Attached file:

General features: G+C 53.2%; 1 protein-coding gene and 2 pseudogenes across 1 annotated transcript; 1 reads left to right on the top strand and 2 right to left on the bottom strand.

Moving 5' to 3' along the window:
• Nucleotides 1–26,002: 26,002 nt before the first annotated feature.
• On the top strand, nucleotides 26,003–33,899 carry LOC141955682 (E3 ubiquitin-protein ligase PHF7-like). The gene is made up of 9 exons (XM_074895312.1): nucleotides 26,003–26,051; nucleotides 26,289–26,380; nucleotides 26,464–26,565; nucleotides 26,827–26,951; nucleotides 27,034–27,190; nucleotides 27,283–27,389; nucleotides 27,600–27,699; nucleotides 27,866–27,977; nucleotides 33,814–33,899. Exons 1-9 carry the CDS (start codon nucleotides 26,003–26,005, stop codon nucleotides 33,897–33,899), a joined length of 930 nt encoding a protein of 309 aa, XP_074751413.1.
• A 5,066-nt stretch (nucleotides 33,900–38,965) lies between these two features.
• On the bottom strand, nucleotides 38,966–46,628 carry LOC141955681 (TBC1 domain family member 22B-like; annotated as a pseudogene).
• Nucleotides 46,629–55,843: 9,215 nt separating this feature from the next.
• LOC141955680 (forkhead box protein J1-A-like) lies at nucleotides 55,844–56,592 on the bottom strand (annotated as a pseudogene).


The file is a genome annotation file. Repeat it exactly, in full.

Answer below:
General features: G+C 53.2%; 1 protein-coding gene and 2 pseudogenes across 1 annotated transcript; 1 reads left to right on the top strand and 2 right to left on the bottom strand.

Moving 5' to 3' along the window:
• Nucleotides 1–26,002: 26,002 nt before the first annotated feature.
• On the top strand, nucleotides 26,003–33,899 carry LOC141955682 (E3 ubiquitin-protein ligase PHF7-like). The gene is made up of 9 exons (XM_074895312.1): nucleotides 26,003–26,051; nucleotides 26,289–26,380; nucleotides 26,464–26,565; nucleotides 26,827–26,951; nucleotides 27,034–27,190; nucleotides 27,283–27,389; nucleotides 27,600–27,699; nucleotides 27,866–27,977; nucleotides 33,814–33,899. Exons 1-9 carry the CDS (start codon nucleotides 26,003–26,005, stop codon nucleotides 33,897–33,899), a joined length of 930 nt encoding a protein of 309 aa, XP_074751413.1.
• A 5,066-nt stretch (nucleotides 33,900–38,965) lies between these two features.
• On the bottom strand, nucleotides 38,966–46,628 carry LOC141955681 (TBC1 domain family member 22B-like; annotated as a pseudogene).
• Nucleotides 46,629–55,843: 9,215 nt separating this feature from the next.
• LOC141955680 (forkhead box protein J1-A-like) lies at nucleotides 55,844–56,592 on the bottom strand (annotated as a pseudogene).